Not all therapists identify with the concept of the wounded-healer or the understanding of the nature of psychic pain embodied by this concept. The deep value that this perspective provides for the individual and ultimately for the culture exists in the conversation about pain and vulnerability. If life is full of struggle and suffering, then psychotherapy is one of several cultural antidotes. It creates a sanctuary to hold pain, rage, inadequacy, vulnerability, and all that feels unacceptable to the individual. This holding supports and facilitates growth within the individual and on a level that is neither measurable nor easily perceived buffers tensions in the larger social groups.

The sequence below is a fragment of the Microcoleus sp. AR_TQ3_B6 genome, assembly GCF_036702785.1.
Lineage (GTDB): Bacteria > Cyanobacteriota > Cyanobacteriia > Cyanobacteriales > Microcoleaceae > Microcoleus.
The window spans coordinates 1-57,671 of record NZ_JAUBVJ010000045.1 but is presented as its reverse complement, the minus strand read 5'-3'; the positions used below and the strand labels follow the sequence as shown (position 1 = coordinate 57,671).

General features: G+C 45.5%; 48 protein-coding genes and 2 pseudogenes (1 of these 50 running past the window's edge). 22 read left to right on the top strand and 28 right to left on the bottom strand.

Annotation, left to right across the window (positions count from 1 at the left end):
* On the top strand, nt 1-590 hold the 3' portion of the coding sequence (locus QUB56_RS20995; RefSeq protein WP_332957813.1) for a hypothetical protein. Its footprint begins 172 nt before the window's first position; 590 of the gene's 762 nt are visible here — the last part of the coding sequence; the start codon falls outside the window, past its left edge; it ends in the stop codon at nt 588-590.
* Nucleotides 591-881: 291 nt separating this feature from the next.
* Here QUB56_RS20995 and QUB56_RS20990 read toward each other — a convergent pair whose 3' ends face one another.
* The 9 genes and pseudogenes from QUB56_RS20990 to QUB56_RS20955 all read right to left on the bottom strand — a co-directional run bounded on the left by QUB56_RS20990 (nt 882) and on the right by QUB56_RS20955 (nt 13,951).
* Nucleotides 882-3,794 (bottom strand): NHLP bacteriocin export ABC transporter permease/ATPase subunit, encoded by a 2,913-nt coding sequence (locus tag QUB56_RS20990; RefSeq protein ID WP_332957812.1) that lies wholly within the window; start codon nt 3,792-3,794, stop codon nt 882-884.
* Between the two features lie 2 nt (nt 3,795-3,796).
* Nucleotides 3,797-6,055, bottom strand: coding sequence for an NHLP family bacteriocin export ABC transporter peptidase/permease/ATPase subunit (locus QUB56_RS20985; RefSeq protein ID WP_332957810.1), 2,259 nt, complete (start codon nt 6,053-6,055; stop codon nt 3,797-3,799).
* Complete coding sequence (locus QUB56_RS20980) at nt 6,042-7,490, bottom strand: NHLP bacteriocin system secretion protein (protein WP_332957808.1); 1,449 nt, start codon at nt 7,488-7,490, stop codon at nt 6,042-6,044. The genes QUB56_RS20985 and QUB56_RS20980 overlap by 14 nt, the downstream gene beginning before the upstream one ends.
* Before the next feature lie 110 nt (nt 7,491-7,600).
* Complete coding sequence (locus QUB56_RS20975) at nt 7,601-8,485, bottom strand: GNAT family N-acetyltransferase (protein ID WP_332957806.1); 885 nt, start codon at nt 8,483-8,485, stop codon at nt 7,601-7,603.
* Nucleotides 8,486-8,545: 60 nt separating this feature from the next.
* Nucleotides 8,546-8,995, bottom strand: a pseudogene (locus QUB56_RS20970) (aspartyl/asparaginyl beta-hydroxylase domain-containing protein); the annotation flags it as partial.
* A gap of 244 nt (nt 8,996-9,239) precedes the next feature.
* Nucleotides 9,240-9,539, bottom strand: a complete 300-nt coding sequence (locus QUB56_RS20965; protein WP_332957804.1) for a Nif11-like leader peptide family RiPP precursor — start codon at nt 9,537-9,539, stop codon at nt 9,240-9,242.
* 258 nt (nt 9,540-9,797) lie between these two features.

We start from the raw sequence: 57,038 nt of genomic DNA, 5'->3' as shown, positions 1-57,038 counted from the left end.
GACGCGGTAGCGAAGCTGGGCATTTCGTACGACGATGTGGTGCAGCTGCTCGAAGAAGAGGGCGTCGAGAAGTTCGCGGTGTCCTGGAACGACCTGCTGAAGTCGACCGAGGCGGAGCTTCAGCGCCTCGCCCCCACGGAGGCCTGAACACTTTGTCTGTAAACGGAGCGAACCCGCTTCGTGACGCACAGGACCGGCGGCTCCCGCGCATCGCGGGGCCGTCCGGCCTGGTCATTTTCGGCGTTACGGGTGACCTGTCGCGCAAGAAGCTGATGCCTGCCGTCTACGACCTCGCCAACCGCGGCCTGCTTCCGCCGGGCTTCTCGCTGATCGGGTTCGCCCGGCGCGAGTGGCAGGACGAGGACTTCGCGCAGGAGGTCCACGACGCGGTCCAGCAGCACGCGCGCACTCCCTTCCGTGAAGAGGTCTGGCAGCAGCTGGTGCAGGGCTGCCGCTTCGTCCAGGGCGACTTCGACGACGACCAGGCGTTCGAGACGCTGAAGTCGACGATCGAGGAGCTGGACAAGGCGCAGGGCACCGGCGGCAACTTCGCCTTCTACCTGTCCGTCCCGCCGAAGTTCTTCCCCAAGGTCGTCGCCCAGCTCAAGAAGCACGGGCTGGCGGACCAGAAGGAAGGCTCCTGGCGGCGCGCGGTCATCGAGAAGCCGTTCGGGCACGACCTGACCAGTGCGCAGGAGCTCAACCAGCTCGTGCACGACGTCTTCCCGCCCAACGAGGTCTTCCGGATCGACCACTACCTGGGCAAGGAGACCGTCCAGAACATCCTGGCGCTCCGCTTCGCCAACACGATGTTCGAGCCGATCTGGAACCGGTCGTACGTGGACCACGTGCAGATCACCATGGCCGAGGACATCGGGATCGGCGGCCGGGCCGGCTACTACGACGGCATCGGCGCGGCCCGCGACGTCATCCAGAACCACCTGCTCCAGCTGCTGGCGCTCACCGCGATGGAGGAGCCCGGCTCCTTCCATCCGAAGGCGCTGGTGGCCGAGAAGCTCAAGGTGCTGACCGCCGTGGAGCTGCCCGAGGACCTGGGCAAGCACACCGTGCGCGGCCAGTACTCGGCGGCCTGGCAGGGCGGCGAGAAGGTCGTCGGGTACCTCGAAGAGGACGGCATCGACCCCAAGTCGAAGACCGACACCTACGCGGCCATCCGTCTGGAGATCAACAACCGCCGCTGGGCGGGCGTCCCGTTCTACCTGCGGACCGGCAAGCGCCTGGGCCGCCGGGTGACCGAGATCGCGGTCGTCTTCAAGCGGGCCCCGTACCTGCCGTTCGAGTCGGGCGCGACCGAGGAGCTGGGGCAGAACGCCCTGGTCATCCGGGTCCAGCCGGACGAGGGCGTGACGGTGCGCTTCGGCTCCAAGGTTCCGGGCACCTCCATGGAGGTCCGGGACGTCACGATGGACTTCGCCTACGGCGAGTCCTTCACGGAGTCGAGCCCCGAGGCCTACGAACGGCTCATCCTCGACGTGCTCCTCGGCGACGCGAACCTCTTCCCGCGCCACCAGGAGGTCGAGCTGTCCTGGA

As wounded-therapists, many of us experience conflicts between our professional role and what we deeply feel about ourselves. The paradox we experience as therapists is that while we work tenaciously and compassionately to heal our patients, there is ongoing risk and temptation to close ourselves off to those unhealthy wounded parts of our personalities. We feel pressure and responsibility to present a competent, stable, professional persona to our patients, colleagues, and even friends.